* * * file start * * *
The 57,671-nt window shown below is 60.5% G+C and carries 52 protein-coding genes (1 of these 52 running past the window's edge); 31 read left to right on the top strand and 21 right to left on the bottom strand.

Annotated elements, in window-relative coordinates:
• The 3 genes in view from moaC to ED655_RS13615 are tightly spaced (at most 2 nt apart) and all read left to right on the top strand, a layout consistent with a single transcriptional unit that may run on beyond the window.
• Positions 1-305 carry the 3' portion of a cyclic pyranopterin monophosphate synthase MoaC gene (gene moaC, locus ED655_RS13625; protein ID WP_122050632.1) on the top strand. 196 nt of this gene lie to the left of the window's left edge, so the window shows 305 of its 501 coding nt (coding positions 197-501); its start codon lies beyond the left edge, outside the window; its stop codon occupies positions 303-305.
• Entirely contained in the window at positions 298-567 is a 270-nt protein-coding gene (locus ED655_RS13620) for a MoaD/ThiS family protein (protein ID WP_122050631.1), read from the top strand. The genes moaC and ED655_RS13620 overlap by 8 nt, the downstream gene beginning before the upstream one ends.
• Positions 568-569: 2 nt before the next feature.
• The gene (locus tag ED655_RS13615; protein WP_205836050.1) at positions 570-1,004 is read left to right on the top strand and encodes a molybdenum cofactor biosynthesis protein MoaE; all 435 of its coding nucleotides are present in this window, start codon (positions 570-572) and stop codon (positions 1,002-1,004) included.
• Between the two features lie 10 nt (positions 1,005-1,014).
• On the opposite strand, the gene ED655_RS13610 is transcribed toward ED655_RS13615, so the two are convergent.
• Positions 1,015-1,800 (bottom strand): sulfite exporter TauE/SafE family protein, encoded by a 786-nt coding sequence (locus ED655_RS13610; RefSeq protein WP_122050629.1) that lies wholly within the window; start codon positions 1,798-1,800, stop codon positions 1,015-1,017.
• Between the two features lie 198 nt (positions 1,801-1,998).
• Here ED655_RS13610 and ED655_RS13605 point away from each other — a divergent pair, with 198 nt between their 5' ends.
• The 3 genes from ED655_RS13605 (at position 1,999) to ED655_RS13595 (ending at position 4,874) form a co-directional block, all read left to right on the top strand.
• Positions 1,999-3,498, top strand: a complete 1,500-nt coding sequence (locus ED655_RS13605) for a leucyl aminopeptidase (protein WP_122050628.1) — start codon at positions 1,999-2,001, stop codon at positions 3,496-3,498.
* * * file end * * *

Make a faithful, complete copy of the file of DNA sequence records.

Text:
The 57,671-nt window shown below is 60.5% G+C and carries 52 protein-coding genes (1 of these 52 running past the window's edge); 31 read left to right on the top strand and 21 right to left on the bottom strand.

Annotated elements, in window-relative coordinates:
• The 3 genes in view from moaC to ED655_RS13615 are tightly spaced (at most 2 nt apart) and all read left to right on the top strand, a layout consistent with a single transcriptional unit that may run on beyond the window.
• Positions 1-305 carry the 3' portion of a cyclic pyranopterin monophosphate synthase MoaC gene (gene moaC, locus ED655_RS13625; protein ID WP_122050632.1) on the top strand. 196 nt of this gene lie to the left of the window's left edge, so the window shows 305 of its 501 coding nt (coding positions 197-501); its start codon lies beyond the left edge, outside the window; its stop codon occupies positions 303-305.
• Entirely contained in the window at positions 298-567 is a 270-nt protein-coding gene (locus ED655_RS13620) for a MoaD/ThiS family protein (protein ID WP_122050631.1), read from the top strand. The genes moaC and ED655_RS13620 overlap by 8 nt, the downstream gene beginning before the upstream one ends.
• Positions 568-569: 2 nt before the next feature.
• The gene (locus tag ED655_RS13615; protein WP_205836050.1) at positions 570-1,004 is read left to right on the top strand and encodes a molybdenum cofactor biosynthesis protein MoaE; all 435 of its coding nucleotides are present in this window, start codon (positions 570-572) and stop codon (positions 1,002-1,004) included.
• Between the two features lie 10 nt (positions 1,005-1,014).
• On the opposite strand, the gene ED655_RS13610 is transcribed toward ED655_RS13615, so the two are convergent.
• Positions 1,015-1,800 (bottom strand): sulfite exporter TauE/SafE family protein, encoded by a 786-nt coding sequence (locus ED655_RS13610; RefSeq protein WP_122050629.1) that lies wholly within the window; start codon positions 1,798-1,800, stop codon positions 1,015-1,017.
• Between the two features lie 198 nt (positions 1,801-1,998).
• Here ED655_RS13610 and ED655_RS13605 point away from each other — a divergent pair, with 198 nt between their 5' ends.
• The 3 genes from ED655_RS13605 (at position 1,999) to ED655_RS13595 (ending at position 4,874) form a co-directional block, all read left to right on the top strand.
• Positions 1,999-3,498, top strand: a complete 1,500-nt coding sequence (locus ED655_RS13605) for a leucyl aminopeptidase (protein WP_122050628.1) — start codon at positions 1,999-2,001, stop codon at positions 3,496-3,498.